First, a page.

Compassion-focused therapy is a therapeutic modality that works to address your self-criticism and works to increase your ability to cope with adversity and act compassionately towards yourself and others. This theory was originally developed by Dr. Paul Gilbert and draws from neuroscience, as well as evolutionary, social, developmental, and Buddhist psychology.

Main Components

CFT as a therapeutic modality teaches that for some individuals who experience self-criticism or shame, it can be difficult to access their emotion regulation system of compassion which offers reassurance, safeness, and warmth. Instead, some individuals that experience high levels of self-criticism or shame may find they are stuck in ‘threat detection’ or ‘drive’ emotion regulation systems. CFT aims to help you achieve a balance between these systems and to use the compassion or ‘soothing’ system to regulate the ‘threat detection and ‘drive’ systems.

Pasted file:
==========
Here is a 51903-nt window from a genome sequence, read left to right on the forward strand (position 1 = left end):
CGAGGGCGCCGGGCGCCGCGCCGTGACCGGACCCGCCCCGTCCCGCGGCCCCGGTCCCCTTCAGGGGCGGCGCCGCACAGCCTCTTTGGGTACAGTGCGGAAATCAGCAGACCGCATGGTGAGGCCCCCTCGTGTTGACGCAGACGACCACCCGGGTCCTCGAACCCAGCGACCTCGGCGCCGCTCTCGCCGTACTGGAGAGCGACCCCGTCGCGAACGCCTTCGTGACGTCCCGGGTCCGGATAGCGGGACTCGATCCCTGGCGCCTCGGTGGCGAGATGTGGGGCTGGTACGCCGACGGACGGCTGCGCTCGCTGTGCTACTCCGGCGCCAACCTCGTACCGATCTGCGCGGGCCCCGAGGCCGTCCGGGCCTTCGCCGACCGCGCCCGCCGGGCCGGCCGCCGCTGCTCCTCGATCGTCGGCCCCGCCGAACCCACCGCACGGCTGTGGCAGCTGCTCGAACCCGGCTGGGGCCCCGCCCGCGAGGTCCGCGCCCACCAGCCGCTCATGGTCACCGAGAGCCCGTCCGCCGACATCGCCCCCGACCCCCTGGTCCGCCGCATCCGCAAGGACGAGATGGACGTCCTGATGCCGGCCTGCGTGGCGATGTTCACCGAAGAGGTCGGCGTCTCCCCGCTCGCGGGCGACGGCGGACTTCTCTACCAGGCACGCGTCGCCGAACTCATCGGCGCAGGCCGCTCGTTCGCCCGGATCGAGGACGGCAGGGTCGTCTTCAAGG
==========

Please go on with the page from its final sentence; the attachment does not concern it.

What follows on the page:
CFT has been shown to be effective in decreasing self-criticism and increasing self-compassion and has been shown to be helpful for a variety of mental health difficulties such as anxiety, depression, anger, trauma, eating disorders, self-harm, and low self-esteem.

Possible exercises/techniques:

  • Mindfulness
  • Compassion-focused imagery or meditation
  • Addressing self-criticism
  • Cultivating self-compassion and compassion for others
  • Breathing techniques


Some CFT interventions involve the use of imagery or guided meditations which may be difficult for some individuals. CFT may also be challenging for individuals who are afraid of compassion or being self-compassionate, or for individuals who do not feel they are worthy of receiving support.


The goal of CFT is to promote self-compassion, understand and address self-critical thoughts, and develop experiences of inner warmth, safeness, and soothing through self-compassion.